a completely different way of life. He accepted a supervisory role at
a soft-fruit farm close to Deal where he lived with his first wife Maureen.
From then on horticulture and soft-fruit farming in particular, was
to be his passion. Over the next sixteen years through a series of moves
to different farms, he became an expert strawberry grower, eventually
basing himself at Boyd Farming near Brockenhurst in the New Forest.
Needless to say, crops came in and out of production with military style
precision. Through his thoughtful approach and practical experience,
he was able to hold his own with world-leading, Dutch agronomists and
expert farmers with whom he developed poly-tunnel growing and irrigation
techniques that are now industry standard. He was eventually offered
the opportunity to invest in a venture based in Southern Spain to produce
out-of-season strawberries for the UK. Apart from his financial contribution
Mick was to be the main man on the ground in Spain. This involved everything
from building a desalination plant for irrigation, to greenhouse construction,
planting, growing, picking, packing and shipping. He had over a hundred-thousand
strawberry plants under glass from which he was supplying most major
British supermarkets. It was quite an achievement to get the process
qualified and accepted by the supermarkets in the first place. Managing
a cohort of reluctant local workers and recruiting a small army of Eastern
European immigrant workers for fruit picking and packing, on a continuous
basis, as well as the logistics of supplying packaged fruit from Spain
to the UK that still had a useful shelf-life was an example of the dogged
determination of which Mick was capable. For a while all was well but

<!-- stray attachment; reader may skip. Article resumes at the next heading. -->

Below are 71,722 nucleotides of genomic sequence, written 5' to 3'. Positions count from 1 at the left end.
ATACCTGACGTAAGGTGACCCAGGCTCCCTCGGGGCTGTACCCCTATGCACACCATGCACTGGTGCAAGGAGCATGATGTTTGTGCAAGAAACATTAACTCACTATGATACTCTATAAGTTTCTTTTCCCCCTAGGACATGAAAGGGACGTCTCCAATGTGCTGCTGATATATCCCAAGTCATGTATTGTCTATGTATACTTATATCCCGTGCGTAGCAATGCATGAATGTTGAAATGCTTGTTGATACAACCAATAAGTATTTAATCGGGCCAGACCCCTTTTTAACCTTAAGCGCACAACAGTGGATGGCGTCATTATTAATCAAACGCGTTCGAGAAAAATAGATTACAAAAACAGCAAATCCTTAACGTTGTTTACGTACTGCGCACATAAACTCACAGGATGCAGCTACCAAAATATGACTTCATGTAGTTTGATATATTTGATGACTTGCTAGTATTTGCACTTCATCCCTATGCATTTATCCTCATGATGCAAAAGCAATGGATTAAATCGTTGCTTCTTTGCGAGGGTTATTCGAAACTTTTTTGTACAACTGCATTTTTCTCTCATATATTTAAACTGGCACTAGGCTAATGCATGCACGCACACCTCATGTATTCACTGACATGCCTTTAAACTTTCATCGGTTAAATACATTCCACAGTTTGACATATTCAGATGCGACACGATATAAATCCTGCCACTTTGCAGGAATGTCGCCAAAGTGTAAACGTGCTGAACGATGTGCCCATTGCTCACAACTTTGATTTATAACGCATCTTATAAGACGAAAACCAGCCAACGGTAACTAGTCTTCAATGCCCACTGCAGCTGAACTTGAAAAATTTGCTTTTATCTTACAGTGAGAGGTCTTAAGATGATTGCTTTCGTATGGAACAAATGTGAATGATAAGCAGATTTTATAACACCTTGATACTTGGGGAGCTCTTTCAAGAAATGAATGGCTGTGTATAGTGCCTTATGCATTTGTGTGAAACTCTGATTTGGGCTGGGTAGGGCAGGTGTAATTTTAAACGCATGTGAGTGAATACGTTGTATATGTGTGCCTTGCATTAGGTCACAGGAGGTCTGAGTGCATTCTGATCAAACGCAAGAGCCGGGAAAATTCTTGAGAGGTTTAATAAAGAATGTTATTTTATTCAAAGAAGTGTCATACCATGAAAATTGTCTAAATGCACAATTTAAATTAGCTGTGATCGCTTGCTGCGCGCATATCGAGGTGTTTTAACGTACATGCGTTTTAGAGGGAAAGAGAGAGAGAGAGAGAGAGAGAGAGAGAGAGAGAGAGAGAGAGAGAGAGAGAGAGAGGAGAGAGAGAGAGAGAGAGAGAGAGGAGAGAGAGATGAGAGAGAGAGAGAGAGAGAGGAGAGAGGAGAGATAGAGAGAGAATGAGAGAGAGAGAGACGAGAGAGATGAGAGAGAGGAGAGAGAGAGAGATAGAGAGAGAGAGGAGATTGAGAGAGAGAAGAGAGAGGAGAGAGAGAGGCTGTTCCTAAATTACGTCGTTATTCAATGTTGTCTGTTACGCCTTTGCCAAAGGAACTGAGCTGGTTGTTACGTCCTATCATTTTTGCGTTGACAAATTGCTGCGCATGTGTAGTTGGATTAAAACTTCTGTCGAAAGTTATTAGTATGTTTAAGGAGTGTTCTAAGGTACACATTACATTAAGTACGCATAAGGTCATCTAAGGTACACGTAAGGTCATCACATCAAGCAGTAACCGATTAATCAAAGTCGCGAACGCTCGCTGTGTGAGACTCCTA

unfortunately in early 2011, heavily subsidised strawberry production
in countries like Egypt and Morocco meant that Mick’s Spanish
operation was no longer able to compete. Consequently, his operation
was no longer viable and despite having twenty-five tons of strawberries
ready for harvest, Mick had no option but to close down. He returned
to the UK having lost all his investment and pitched up at his brother
in-laws (Douglas) four acre property in Berkshire with nowhere else
to go. In the September of 2011, he married Sasha whom he had met while
he was in Spain. They married in Sweden where she was completing a master’s
course. For the last ten years, Mick and Sasha lived in the Annex Lodge
on Douglas’s estate. Mick retired from full time work and became
not only Douglas’s head gardener, but the closest of friends.
There is hardly a part of the garden where it doesn’t have Mick’s
imprint. The soft-fruit greenhouse, the apple, blueberry and cherry
fruit cages, the covered raised beds, the planting schemes, the acer
avenue and a pond with fish. Mick also had a great interest in motorcycles.
Following his lengthy battle, Mick Saywell sadly passed away on 3rd May 2021 aged 67 at Frimley Park Hospital. His passing was peaceful and Sasha was with him, as she had been daily during his time in hospital. His funeral service was held at Easthampstead Park, Wokingham on 24th May. Regrettably, due to social distancing protocols, the venue would only take a small number of mourners, so the service was shown on live webcast. Douglas provided a glowing eulogy and two Royal Marines.. Cpl Bugler Ben Paine and LCpl Bugler Ross Tomkins paid Mick the ultimate honour with a fine rendition of the Last Post & Reveille.